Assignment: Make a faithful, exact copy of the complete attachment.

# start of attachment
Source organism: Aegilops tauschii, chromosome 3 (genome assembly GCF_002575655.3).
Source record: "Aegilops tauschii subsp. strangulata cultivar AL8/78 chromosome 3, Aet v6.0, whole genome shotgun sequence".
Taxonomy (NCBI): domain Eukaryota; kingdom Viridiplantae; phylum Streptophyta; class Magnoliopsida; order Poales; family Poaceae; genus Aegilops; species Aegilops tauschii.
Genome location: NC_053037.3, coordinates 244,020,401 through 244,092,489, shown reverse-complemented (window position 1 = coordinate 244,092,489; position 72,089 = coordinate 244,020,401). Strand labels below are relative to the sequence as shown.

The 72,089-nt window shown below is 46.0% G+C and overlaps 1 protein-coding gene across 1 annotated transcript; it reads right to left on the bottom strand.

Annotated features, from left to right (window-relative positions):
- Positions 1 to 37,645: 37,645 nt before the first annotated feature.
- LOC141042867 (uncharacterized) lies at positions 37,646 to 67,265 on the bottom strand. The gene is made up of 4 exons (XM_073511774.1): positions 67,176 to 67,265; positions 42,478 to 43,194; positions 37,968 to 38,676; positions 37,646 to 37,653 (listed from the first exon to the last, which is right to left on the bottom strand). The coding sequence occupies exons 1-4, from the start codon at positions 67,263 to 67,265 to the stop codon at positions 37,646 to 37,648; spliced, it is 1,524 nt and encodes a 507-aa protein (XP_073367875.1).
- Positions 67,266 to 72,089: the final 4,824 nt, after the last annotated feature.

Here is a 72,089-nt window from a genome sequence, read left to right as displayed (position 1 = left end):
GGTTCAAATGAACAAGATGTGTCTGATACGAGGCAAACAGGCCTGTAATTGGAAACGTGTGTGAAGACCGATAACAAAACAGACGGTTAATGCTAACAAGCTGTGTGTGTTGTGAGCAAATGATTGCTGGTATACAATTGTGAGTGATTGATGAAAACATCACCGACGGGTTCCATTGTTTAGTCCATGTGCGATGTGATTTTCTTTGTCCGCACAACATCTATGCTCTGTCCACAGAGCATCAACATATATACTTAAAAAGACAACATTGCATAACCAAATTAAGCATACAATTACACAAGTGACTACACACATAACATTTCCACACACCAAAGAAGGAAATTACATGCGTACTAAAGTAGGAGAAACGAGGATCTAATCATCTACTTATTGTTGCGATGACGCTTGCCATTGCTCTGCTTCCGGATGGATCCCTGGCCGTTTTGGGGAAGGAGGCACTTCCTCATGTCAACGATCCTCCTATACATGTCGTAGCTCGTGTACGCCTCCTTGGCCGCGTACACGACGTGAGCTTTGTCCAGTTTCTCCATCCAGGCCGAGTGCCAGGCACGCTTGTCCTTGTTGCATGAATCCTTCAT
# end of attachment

Source organism: Aegilops tauschii, chromosome 3 (genome assembly GCF_002575655.3).
Source record: "Aegilops tauschii subsp. strangulata cultivar AL8/78 chromosome 3, Aet v6.0, whole genome shotgun sequence".
Taxonomy (NCBI): domain Eukaryota; kingdom Viridiplantae; phylum Streptophyta; class Magnoliopsida; order Poales; family Poaceae; genus Aegilops; species Aegilops tauschii.
Genome location: NC_053037.3, coordinates 244,020,401 through 244,092,489, shown reverse-complemented (window position 1 = coordinate 244,092,489; position 72,089 = coordinate 244,020,401). Strand labels below are relative to the sequence as shown.

The 72,089-nt window shown below is 46.0% G+C and overlaps 1 protein-coding gene across 1 annotated transcript; it reads right to left on the bottom strand.

Annotated features, from left to right (window-relative positions):
- Positions 1 to 37,645: 37,645 nt before the first annotated feature.
- LOC141042867 (uncharacterized) lies at positions 37,646 to 67,265 on the bottom strand. The gene is made up of 4 exons (XM_073511774.1): positions 67,176 to 67,265; positions 42,478 to 43,194; positions 37,968 to 38,676; positions 37,646 to 37,653 (listed from the first exon to the last, which is right to left on the bottom strand). The coding sequence occupies exons 1-4, from the start codon at positions 67,263 to 67,265 to the stop codon at positions 37,646 to 37,648; spliced, it is 1,524 nt and encodes a 507-aa protein (XP_073367875.1).
- Positions 67,266 to 72,089: the final 4,824 nt, after the last annotated feature.

Here is a 72,089-nt window from a genome sequence, read left to right as displayed (position 1 = left end):
GGTTCAAATGAACAAGATGTGTCTGATACGAGGCAAACAGGCCTGTAATTGGAAACGTGTGTGAAGACCGATAACAAAACAGACGGTTAATGCTAACAAGCTGTGTGTGTTGTGAGCAAATGATTGCTGGTATACAATTGTGAGTGATTGATGAAAACATCACCGACGGGTTCCATTGTTTAGTCCATGTGCGATGTGATTTTCTTTGTCCGCACAACATCTATGCTCTGTCCACAGAGCATCAACATATATACTTAAAAAGACAACATTGCATAACCAAATTAAGCATACAATTACACAAGTGACTACACACATAACATTTCCACACACCAAAGAAGGAAATTACATGCGTACTAAAGTAGGAGAAACGAGGATCTAATCATCTACTTATTGTTGCGATGACGCTTGCCATTGCTCTGCTTCCGGATGGATCCCTGGCCGTTTTGGGGAAGGAGGCACTTCCTCATGTCAACGATCCTCCTATACATGTCGTAGCTCGTGTACGCCTCCTTGGCCGCGTACACGACGTGAGCTTTGTCCAGTTTCTCCATCCAGGCCGAGTGCCAGGCACGCTTGTCCTTGTTGCATGAATCCTTCAT